Step 2: Be Flexible
While it's best to run workouts that are at your ability level and geared to your goal race, you can be flexible when it comes to certain aspects of training.
If you like to run your faster workouts on Wednesday and do a long run on Sunday, the group may not share the same plan. The scheduled runs for the group might be a Tuesday workout and Saturday long run. If running with a group is important to you, some schedule shuffling will be necessary.
Some groups run more than one fast workout per week, which may not be appropriate for you if you're a beginner without a lot of experience. If that's the case, it's more beneficial to choose one workout and skip the second one—or go to the second workout and cheer on your friends from the sidelines.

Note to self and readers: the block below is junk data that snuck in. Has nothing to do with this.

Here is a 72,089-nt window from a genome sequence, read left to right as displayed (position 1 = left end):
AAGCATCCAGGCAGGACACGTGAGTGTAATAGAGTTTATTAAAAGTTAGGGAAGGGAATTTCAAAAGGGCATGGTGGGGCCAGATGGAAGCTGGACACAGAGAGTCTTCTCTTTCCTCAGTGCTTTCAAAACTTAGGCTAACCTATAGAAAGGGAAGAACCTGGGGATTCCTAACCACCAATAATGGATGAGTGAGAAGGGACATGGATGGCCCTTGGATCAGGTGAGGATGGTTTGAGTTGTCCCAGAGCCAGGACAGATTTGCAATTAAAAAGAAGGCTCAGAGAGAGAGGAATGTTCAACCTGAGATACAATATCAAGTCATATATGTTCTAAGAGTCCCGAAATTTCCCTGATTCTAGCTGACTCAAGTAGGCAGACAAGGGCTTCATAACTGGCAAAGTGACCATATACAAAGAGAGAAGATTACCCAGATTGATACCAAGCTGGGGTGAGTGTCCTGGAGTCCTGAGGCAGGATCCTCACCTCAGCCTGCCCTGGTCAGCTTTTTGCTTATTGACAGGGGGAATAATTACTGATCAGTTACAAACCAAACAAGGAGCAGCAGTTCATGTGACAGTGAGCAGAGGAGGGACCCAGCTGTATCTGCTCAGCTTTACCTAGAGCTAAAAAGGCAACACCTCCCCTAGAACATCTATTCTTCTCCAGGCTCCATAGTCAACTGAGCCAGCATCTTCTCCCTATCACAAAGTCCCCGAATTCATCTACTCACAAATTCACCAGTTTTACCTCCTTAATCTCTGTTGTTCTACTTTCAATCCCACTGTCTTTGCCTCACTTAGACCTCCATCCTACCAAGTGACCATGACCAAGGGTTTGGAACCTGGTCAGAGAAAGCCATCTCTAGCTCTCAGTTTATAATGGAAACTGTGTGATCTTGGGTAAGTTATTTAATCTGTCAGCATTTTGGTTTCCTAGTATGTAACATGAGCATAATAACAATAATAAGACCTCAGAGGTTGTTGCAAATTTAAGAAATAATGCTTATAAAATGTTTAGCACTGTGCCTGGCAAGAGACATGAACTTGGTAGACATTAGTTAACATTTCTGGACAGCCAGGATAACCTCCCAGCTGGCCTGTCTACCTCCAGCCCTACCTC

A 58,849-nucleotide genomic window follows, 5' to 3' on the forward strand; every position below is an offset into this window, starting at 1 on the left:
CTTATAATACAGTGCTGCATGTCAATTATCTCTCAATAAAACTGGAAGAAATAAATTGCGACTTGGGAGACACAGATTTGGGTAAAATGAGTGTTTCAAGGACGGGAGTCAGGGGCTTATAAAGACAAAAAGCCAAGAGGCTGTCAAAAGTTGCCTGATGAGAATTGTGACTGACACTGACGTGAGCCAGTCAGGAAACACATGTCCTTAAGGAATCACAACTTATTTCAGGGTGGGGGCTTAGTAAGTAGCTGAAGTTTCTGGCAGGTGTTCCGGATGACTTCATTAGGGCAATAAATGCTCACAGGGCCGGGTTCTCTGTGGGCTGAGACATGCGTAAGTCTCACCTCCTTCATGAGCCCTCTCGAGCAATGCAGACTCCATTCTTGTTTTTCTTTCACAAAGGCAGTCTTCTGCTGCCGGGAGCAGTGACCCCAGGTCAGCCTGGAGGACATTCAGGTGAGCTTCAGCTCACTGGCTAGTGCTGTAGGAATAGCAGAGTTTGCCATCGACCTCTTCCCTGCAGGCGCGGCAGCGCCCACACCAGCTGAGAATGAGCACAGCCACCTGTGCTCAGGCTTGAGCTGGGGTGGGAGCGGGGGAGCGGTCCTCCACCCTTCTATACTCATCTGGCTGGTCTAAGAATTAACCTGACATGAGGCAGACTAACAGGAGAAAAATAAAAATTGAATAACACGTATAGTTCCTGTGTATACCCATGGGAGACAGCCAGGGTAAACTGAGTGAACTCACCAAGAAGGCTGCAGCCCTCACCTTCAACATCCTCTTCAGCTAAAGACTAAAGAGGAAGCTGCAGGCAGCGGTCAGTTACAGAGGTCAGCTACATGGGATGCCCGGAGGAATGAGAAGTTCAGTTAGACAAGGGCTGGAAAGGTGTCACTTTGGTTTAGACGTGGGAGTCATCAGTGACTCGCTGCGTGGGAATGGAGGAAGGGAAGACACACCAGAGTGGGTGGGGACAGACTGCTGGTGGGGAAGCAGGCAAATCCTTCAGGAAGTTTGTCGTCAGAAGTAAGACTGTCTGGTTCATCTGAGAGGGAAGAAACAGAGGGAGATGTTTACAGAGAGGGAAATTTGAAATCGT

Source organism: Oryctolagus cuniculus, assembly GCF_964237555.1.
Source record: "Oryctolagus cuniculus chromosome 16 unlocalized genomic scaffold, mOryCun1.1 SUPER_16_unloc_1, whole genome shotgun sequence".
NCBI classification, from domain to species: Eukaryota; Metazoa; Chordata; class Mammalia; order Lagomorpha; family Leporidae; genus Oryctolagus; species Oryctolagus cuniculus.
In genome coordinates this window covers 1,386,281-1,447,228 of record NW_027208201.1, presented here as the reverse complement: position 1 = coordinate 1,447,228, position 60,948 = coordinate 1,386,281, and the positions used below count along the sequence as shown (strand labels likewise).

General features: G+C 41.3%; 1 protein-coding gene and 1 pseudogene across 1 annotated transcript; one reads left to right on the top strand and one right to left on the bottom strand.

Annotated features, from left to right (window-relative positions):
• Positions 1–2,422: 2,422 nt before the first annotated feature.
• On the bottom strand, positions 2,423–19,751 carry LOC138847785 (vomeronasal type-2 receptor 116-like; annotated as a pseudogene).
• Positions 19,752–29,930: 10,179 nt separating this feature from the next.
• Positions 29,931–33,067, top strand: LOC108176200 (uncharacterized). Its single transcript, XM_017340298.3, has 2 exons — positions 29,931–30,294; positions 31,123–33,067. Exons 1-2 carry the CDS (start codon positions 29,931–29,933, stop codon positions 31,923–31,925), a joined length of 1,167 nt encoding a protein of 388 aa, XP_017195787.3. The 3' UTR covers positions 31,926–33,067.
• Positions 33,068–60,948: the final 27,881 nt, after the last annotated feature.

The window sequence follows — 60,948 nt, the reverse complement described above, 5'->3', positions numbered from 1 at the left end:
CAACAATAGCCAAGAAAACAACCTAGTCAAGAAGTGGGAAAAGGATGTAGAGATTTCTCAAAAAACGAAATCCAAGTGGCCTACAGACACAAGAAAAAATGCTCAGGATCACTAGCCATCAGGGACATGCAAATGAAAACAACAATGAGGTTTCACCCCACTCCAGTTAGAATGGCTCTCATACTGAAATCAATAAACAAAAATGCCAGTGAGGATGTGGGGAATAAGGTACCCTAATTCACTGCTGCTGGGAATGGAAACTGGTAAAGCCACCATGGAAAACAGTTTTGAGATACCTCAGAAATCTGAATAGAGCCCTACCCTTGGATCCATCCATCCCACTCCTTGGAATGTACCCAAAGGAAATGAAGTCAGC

Step 3: Sample the Group Workouts
There's a middle-ground for runners who want to do their own training but still run with a group for the extra motivation. You can simply do some of the group's workouts, or add to them, depending on your preferences.
A great example is the classic tempo run. Some groups may do 3 miles of tempo running on the track so runners can monitor their splits, and run evenly. But what if this is too much fast running, or maybe too short of a workout for you? You can simply cut the tempo run to 2 miles to make it easier. Or to make it longer, run another mile to make the tempo 4 miles total.
This principle can be used with any workout to make it longer or shorter. And by running intervals faster or slower, you can make a workout much easier or more difficult than what is prescribed by the running group's coach.
Running with a group is a wonderful way to meet other runners, give yourself extra accountability, and boost your performances. Just make sure you're running within your ability level and aren't pushed too fast (or too slow), and you'll be ready to PR in your next race.race.